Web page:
Changing Pedal Felts?

  • Member
    Aria on #199577

    I had my Venus Pedal Harp professionally regulated a year and a half ago.   I live 3 hours from the nearest major city.   So although there are quite a few harp technicians that live in, or travel to those cities,  there are none that come to my area.  Trying to get someone here last time was like pulling teeth!   And I got lucky the last time, as the technician that came to me happened to be 7 hours away, and was willing to drive all that way!!!!    But I don’t know when the next time is coming that I will be that fortunate.    I am not a professional harpist.  But I do play at least an hour or more on a daily basis.  I’ve been heavily practicing repertoire that has a lot of rigorous pedal changes.   So now,  some of my pedal felts are starting to shred.   Others are really packed down with obvious deep dents.    I have all the materials to change the pedal felts myself and lots of instructions and resources on how to do it.    So I feel confident that I can do it.    What I don’t understand, is how will this affect the regulation once I change the felts?    Really,  I could use a total regulation.  But as I said, it’s not possible at the moment.    Should I just go ahead and change the felts though?    Or…….  is there some way to learn how to do the regulation myself?    Again, I’d hire someone if I could.   But as I said, my options are pretty limited so I need to get creative here.    Any suggestions or advice would be greatly appreciated.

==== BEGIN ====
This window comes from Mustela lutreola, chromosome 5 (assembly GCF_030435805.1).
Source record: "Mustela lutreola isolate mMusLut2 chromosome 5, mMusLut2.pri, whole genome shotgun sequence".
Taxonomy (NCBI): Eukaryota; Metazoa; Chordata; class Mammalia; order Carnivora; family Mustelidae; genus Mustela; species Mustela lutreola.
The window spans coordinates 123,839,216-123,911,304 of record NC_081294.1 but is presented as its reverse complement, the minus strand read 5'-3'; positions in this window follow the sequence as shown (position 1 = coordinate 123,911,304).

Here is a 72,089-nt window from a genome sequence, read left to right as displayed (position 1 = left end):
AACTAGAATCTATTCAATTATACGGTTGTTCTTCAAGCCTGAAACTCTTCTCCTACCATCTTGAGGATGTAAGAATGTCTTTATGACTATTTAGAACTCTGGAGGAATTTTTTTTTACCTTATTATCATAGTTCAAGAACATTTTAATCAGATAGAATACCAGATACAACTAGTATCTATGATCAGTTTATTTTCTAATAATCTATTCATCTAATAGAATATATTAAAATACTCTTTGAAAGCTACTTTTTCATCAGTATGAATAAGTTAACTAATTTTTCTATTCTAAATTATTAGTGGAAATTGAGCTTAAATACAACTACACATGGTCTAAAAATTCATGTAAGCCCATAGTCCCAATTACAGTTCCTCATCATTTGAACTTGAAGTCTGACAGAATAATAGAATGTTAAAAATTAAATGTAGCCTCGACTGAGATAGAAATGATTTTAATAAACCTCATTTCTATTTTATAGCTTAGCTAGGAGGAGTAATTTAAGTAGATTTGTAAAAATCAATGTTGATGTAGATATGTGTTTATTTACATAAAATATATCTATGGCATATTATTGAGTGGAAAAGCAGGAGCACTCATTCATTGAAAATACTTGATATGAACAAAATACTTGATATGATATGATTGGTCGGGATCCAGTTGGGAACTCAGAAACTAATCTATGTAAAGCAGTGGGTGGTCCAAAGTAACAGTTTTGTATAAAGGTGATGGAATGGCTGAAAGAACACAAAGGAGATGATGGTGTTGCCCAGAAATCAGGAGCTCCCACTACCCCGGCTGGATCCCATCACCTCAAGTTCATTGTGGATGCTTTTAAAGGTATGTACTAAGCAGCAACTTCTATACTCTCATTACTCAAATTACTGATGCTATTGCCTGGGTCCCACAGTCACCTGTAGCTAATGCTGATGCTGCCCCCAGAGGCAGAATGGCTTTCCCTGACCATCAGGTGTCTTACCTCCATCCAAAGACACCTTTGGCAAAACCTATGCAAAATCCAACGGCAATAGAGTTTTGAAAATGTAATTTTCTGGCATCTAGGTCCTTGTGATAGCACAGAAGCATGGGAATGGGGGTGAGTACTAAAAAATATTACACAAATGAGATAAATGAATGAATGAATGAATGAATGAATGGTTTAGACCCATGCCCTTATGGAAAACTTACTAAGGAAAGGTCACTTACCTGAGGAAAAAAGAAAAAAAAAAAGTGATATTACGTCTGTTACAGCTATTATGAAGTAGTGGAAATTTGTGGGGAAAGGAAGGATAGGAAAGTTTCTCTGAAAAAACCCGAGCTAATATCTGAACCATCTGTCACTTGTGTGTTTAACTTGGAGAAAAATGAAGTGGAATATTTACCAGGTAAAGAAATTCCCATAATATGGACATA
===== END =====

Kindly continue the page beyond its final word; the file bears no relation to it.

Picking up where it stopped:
Participant
    charles-nix on #199579

    I expect you will get some other responses with more experience–but I am in the same situation.  2 hours  from any major city. I am in southeast US.  I learned (and still am learning) how to do it myself.  Read and understand Steve Moss’s maintenance columns which you can find with a google search. Get a copy of Carl Swanson’s book and thoroughly understand everything in it.  I found that understanding what to do was insufficient–that an understanding of why was essential–a lot of regulation adjustments can be accomplished more  than one way, and knowing which way would be best was the hardest part. Then be prepared to invest in proper tools and equipment, including a really accurate strobe tuning machine (like a Peterson 450, 550, or 590), and hollow ground screwdrivers (so you won’t slip and scratch the wood or brass or mess up the screw heads).  Also, if you are regulating, you will probably break some disc retaining screw heads off, so you  will have to extract the screw shank from the spindle and replace the screw without damaging the harp.  I drape a pad over the soundboard beside the strings just in case you drop a tool.

    Not that technicians with years of experience might not do things differently–these are just what I do.

    If your felts were replaced with the last regulation, then replacing them should, in theory, put your regulation back closer than it is now–all other things, like string wear, being equal. You will really need to pull tightly on the felt when it is put on to pack it as much as possible. Be sure you wrap in the correct direction for the left and right pedals. And go ahead and check for string wear before you start: you want to get any string replacement done before you regulate. You may end up with the regulation coming back close to where it was a year and a half ago.